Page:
Not to be outdone by the guy who started the game or the guy who finished it, recently-called up pitcher Dylan Maples was the winning pitcher of record. He and Tim Collins came in from Triple-A Iowa that morning, and Maddon wasted no time throwing Maples into the fire. After walking his first batter, Maples got Reds’ rookie Nick Senzel to strikeout on a 91mph fastball to end the 8th. 

If it hasn't seemed easy of late, that's because it hasn't been. Of the Cubs’ first 50 games, 16 have been decided by one run (9-7). Over their last 12 games, eight have been decided by two or less runs. 

“They seem to all be like that,” Maddon said with a laugh. “Especially recently. We’re seeing a lot of good pitching. 

“That’s entertainment, guys. Woah.” 

Joe Maddon on MLB's absurd home run rate: 'The wind’s being broken here. It’s really weird'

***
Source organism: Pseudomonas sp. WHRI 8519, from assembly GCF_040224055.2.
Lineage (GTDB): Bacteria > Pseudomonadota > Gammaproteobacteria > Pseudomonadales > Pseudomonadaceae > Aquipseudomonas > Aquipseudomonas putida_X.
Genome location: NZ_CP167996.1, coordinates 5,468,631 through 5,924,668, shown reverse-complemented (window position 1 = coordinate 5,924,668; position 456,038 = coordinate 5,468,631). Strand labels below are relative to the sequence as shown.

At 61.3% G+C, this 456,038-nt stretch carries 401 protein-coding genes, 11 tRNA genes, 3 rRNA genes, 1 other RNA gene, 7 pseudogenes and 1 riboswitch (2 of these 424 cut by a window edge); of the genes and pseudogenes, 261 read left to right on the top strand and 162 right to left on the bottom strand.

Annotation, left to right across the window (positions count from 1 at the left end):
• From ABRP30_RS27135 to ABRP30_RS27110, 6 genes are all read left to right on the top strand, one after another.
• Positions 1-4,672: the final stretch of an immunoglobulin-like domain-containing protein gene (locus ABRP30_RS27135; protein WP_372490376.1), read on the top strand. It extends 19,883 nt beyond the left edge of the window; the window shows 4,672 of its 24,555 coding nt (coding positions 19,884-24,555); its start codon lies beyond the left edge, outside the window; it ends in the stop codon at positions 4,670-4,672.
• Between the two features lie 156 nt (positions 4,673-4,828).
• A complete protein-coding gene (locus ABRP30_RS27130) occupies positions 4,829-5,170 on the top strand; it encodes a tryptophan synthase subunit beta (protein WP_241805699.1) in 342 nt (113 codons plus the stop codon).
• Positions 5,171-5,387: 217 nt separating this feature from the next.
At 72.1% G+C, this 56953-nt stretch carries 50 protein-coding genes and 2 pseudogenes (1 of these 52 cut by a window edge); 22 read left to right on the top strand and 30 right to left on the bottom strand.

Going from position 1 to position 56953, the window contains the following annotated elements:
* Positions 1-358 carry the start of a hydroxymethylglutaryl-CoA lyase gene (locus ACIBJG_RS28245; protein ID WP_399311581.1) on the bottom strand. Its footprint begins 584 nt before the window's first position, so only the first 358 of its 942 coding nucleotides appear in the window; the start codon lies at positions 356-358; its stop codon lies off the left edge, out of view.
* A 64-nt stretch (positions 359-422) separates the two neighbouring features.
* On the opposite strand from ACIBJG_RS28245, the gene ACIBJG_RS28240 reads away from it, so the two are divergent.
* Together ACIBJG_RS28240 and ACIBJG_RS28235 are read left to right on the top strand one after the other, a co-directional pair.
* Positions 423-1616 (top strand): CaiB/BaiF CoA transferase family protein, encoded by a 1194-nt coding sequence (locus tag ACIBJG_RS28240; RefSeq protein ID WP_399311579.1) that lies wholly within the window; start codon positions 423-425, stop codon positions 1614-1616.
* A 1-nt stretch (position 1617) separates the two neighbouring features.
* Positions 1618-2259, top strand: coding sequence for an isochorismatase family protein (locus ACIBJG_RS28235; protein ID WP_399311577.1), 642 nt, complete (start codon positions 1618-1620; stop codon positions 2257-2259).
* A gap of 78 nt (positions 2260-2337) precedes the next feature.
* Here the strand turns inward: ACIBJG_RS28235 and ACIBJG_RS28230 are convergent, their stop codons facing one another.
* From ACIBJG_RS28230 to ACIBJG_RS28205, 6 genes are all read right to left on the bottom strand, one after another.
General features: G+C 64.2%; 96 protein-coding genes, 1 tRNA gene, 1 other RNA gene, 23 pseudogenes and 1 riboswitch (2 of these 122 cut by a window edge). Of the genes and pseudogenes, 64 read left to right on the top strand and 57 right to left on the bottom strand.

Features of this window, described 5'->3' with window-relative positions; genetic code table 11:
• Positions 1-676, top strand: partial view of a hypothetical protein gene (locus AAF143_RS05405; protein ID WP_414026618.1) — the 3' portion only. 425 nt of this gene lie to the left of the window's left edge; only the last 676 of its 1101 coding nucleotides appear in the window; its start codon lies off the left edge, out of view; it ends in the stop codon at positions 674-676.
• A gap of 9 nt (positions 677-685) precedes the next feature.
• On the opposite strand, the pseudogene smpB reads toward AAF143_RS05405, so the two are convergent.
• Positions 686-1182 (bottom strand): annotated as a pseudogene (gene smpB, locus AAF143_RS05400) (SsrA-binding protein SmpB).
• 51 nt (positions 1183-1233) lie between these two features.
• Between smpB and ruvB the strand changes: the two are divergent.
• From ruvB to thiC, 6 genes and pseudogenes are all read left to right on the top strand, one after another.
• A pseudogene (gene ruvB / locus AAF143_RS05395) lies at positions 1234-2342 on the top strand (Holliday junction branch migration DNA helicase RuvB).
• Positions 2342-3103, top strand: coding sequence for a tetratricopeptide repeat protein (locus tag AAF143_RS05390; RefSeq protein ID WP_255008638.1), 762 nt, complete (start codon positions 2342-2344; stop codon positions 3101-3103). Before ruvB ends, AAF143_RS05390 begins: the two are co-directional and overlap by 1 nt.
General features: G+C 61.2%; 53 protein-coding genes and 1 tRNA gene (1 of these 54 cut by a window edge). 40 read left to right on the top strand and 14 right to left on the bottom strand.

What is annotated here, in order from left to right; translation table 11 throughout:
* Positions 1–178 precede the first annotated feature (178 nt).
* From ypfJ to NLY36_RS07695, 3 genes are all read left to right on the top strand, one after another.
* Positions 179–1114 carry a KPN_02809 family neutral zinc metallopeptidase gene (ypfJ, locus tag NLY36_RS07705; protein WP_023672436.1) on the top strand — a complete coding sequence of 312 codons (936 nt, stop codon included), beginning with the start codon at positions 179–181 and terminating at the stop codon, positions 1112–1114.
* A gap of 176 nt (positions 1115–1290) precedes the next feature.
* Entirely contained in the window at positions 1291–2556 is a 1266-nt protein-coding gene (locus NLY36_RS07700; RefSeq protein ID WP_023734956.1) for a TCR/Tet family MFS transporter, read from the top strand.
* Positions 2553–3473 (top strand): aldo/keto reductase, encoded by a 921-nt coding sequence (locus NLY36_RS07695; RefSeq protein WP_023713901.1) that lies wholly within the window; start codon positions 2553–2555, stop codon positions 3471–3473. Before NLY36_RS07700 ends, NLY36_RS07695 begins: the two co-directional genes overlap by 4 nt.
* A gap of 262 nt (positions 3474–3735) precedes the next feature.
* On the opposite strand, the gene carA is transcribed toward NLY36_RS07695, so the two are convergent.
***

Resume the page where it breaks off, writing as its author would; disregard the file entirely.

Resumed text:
Joe Maddon on MLB's absurd home run rate: 'The wind’s being broken here. It’s really weird'

Cubs manager Joe Maddon usually isn’t one for conspiracy theories, but even he’s wondering what’s going on. MLB teams are hitting home runs at an absurd rate, including the Cubs, who are hitting them at a historic rate for the franchise’s standards.

Entering Saturday, here’s where MLB teams stand in average home run rate and total home runs in 2019 compared to recent seasons:

2017: 1.26/game, 6,105 total
2018: 1.15/game, 5,585 total
2019: 1.33/game, 2,009 total

While the MLB season is just over 30 percent finished, teams are on pace to hit a combined 6,483 long balls in 2019. This would absolutely obliterate the 2017 total, which, like the 1.33 home runs per game figure, would be an MLB record.

The Cubs are no exception to this home run wave. Including Saturday (game No. 50 of the season), the team has hit 80 home runs (and counting) in 2019. Only the 2000 Cubs (83) hit more home runs in their first 50 games in franchise history.